The rain continued but not enough to put a halt to anything. In the morning I got the bus north to Kaikoura, seabird capital of the world. About halfway is St. Anne’s Lagoon, a small lake just out of Cheviot, which is home to the only “tickable” Cape Barren geese in New Zealand. There has been a population breeding here for at least several decades, and they are the only ones in the country for which you don’t need to fill out a UBR (Unusual Bird Report) if you see them. Of course the bus doesn’t stop at the lake for any passengers who happen to be birders, but if you are lucky you can sometimes spy one or two grazing as the bus roars past, as I did. The lake is worth a visit if in a car though. I’ve seen an Australian shelduck there, and New Zealand’s only recorded Australian reed warbler was found there too.
In Kaikoura I stayed at the Sunrise Lodge. I’ve tried a few different backpackers in Kaikoura over the years; I think Sunrise Lodge has to be the nicest. They have free use of mountain bikes for their guests which is
handy for getting around! The only people staying there were myself and a very nice German girl. Once check-in was sorted I biked to the Albatross Encounter building to make sure their boat was still going out at 1pm (the swell was “moderate” I was told, which in landlubber-speak probably meant “horrific”), and then on to the NZ fur seal colony at the end of the peninsula. On the hill above the colony is where one looks for cirl buntings, the rarest of the country’s introduced finchy birds. I saw a pair but they were a bit too far away to be 100% sure they weren’t the much more common yellowhammers. I’d try again tomorrow.
Back to the Albatross Encounter I went. The other passengers on the trip were a tour group of nine people, which I had naturally assumed would be a birding group but instead turned out to be a group of Bed & Breakfast owners from Christchurch on a famil. Normally the first pelagic birds to appear when one goes out on this boat are the cute-as-a-button Cape petrels (also called Cape pigeons which confuses any non-birders) but today the first bird was a
northern giant petrel, followed by a Gibson’s albatross, then a couple of mollymawks, and then
the Cape petrels started flowing in. The sea was rather rough (three metre swells); I had been going to take photos but looking through a viewfinder brings on sea-sickness so I just used my eyes and remained un-sea-sick. At Kaikoura there’s a deep trench right off the coast so instead of motoring for hours as overseas pelagic boats have to do, here you are right amongst the birds within fifteen minutes or so. It’s great!! The boat stopped, the basket of frozen chum went off the back, and there was an immediate scrum of giant petrels and Gibson’s albatrosses surrounded by a carpet of Cape petrels grabbing at the scraps. The mollymawks all hung around the outskirts out of the way. The species seen here changes through the year. Right now there were southern Buller’s (the most attractive one!), white-capped and the stern-looking black-browed mollymawks. A few Westland black petrels and short-tailed petrels zipped back and forth but the overall numbers weren’t very good on this trip. One of the women passengers was looking decidedly green so the skipper shortened the trip. I ride the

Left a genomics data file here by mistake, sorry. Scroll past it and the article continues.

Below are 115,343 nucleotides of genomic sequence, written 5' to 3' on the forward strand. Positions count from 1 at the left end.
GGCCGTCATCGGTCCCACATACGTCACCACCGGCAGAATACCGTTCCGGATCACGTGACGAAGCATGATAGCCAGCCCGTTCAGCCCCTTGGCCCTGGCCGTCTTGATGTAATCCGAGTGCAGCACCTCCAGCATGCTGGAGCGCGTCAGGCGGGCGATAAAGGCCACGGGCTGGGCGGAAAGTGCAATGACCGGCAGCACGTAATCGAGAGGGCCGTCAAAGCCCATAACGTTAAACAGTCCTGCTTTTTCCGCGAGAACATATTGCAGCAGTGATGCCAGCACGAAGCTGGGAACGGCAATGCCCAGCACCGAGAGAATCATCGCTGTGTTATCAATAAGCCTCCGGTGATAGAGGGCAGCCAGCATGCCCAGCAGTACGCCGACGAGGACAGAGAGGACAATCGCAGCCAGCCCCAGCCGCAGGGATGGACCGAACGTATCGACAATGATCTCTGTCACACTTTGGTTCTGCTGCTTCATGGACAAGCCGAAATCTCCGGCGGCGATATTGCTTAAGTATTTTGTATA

albatross boat for free so I don’t complain about that, especially as I was planning on going out on the 9am boat the next morning if the weather allowed.
The next morning was blue and sunny, despite the forecast for continuing rain. There were just three other people on the morning boat and there were a lot more birds, both in numbers of individuals and species. As well as all the species seen yesterday there were also southern and northern royal albatrosses, and an out-of-season Salvin’s mollymawk. There were also a couple of white-chinned petrels but I didn’t get onto them in time. To give an idea of the difference in bird numbers between the two trips, today there were about 14 Gibson’s albatrosses versus 7 yesterday; 10 black-browed mollymawks versus 3; 35 white-capped mollymawks versus 4; 120 Cape petrels versus 30. (The numbers taken from the tally the skipper keeps). The sea was pretty smooth so I got lots of photos, some of which were usable! On the way back to shore we also encountered a friendly pod of five or six Hector’s dolphins.
After the boat trip I cycled back out to
the seal colony to have another crack at the cirl buntings. Again I saw what I’m almost certain was a pair but they were just slightly too far away to be entirely 100% sure, so they never made it onto my year list. I also kept an eye on the sea for humpback whales which are migrating past at this time of year but none were to be seen.
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